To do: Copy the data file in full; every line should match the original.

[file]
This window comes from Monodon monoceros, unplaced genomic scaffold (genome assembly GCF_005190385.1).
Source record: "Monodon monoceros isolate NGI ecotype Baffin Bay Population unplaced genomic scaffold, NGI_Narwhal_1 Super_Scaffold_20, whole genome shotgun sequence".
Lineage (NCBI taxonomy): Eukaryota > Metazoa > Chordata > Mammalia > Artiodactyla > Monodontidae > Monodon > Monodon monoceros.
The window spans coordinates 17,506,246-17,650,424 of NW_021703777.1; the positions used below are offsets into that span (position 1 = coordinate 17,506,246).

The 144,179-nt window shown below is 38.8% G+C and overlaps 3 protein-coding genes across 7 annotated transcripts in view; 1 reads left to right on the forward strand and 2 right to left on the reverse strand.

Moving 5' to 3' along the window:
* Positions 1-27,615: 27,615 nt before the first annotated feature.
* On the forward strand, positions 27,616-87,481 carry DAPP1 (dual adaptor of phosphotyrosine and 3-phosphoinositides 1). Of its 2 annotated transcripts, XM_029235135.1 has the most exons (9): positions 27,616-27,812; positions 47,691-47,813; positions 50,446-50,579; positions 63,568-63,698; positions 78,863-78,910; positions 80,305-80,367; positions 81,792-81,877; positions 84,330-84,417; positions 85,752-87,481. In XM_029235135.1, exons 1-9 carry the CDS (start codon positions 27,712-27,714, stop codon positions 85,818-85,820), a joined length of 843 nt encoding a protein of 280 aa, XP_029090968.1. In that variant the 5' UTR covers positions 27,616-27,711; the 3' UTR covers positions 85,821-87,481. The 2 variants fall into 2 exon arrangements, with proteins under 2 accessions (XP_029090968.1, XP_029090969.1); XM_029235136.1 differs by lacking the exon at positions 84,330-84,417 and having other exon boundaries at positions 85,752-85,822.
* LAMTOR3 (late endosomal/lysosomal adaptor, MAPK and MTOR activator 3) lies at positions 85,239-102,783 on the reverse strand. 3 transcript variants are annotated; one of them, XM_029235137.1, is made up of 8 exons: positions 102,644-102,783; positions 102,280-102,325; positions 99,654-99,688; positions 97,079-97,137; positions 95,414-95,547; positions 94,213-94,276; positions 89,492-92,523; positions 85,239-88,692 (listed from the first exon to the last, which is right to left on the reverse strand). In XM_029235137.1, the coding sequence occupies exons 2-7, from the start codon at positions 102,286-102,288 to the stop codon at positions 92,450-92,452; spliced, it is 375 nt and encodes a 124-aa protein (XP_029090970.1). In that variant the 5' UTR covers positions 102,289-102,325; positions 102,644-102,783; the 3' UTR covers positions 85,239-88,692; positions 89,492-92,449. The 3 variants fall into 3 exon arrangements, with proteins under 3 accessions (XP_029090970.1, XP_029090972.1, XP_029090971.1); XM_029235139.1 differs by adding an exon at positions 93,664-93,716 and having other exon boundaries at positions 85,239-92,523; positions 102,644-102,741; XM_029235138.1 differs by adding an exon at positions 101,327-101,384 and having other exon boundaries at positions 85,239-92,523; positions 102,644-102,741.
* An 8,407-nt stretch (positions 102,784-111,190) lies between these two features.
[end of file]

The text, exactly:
This window comes from Monodon monoceros, unplaced genomic scaffold (genome assembly GCF_005190385.1).
Source record: "Monodon monoceros isolate NGI ecotype Baffin Bay Population unplaced genomic scaffold, NGI_Narwhal_1 Super_Scaffold_20, whole genome shotgun sequence".
Lineage (NCBI taxonomy): Eukaryota > Metazoa > Chordata > Mammalia > Artiodactyla > Monodontidae > Monodon > Monodon monoceros.
The window spans coordinates 17,506,246-17,650,424 of NW_021703777.1; the positions used below are offsets into that span (position 1 = coordinate 17,506,246).

The 144,179-nt window shown below is 38.8% G+C and overlaps 3 protein-coding genes across 7 annotated transcripts in view; 1 reads left to right on the forward strand and 2 right to left on the reverse strand.

Moving 5' to 3' along the window:
* Positions 1-27,615: 27,615 nt before the first annotated feature.
* On the forward strand, positions 27,616-87,481 carry DAPP1 (dual adaptor of phosphotyrosine and 3-phosphoinositides 1). Of its 2 annotated transcripts, XM_029235135.1 has the most exons (9): positions 27,616-27,812; positions 47,691-47,813; positions 50,446-50,579; positions 63,568-63,698; positions 78,863-78,910; positions 80,305-80,367; positions 81,792-81,877; positions 84,330-84,417; positions 85,752-87,481. In XM_029235135.1, exons 1-9 carry the CDS (start codon positions 27,712-27,714, stop codon positions 85,818-85,820), a joined length of 843 nt encoding a protein of 280 aa, XP_029090968.1. In that variant the 5' UTR covers positions 27,616-27,711; the 3' UTR covers positions 85,821-87,481. The 2 variants fall into 2 exon arrangements, with proteins under 2 accessions (XP_029090968.1, XP_029090969.1); XM_029235136.1 differs by lacking the exon at positions 84,330-84,417 and having other exon boundaries at positions 85,752-85,822.
* LAMTOR3 (late endosomal/lysosomal adaptor, MAPK and MTOR activator 3) lies at positions 85,239-102,783 on the reverse strand. 3 transcript variants are annotated; one of them, XM_029235137.1, is made up of 8 exons: positions 102,644-102,783; positions 102,280-102,325; positions 99,654-99,688; positions 97,079-97,137; positions 95,414-95,547; positions 94,213-94,276; positions 89,492-92,523; positions 85,239-88,692 (listed from the first exon to the last, which is right to left on the reverse strand). In XM_029235137.1, the coding sequence occupies exons 2-7, from the start codon at positions 102,286-102,288 to the stop codon at positions 92,450-92,452; spliced, it is 375 nt and encodes a 124-aa protein (XP_029090970.1). In that variant the 5' UTR covers positions 102,289-102,325; positions 102,644-102,783; the 3' UTR covers positions 85,239-88,692; positions 89,492-92,449. The 3 variants fall into 3 exon arrangements, with proteins under 3 accessions (XP_029090970.1, XP_029090972.1, XP_029090971.1); XM_029235139.1 differs by adding an exon at positions 93,664-93,716 and having other exon boundaries at positions 85,239-92,523; positions 102,644-102,741; XM_029235138.1 differs by adding an exon at positions 101,327-101,384 and having other exon boundaries at positions 85,239-92,523; positions 102,644-102,741.
* An 8,407-nt stretch (positions 102,784-111,190) lies between these two features.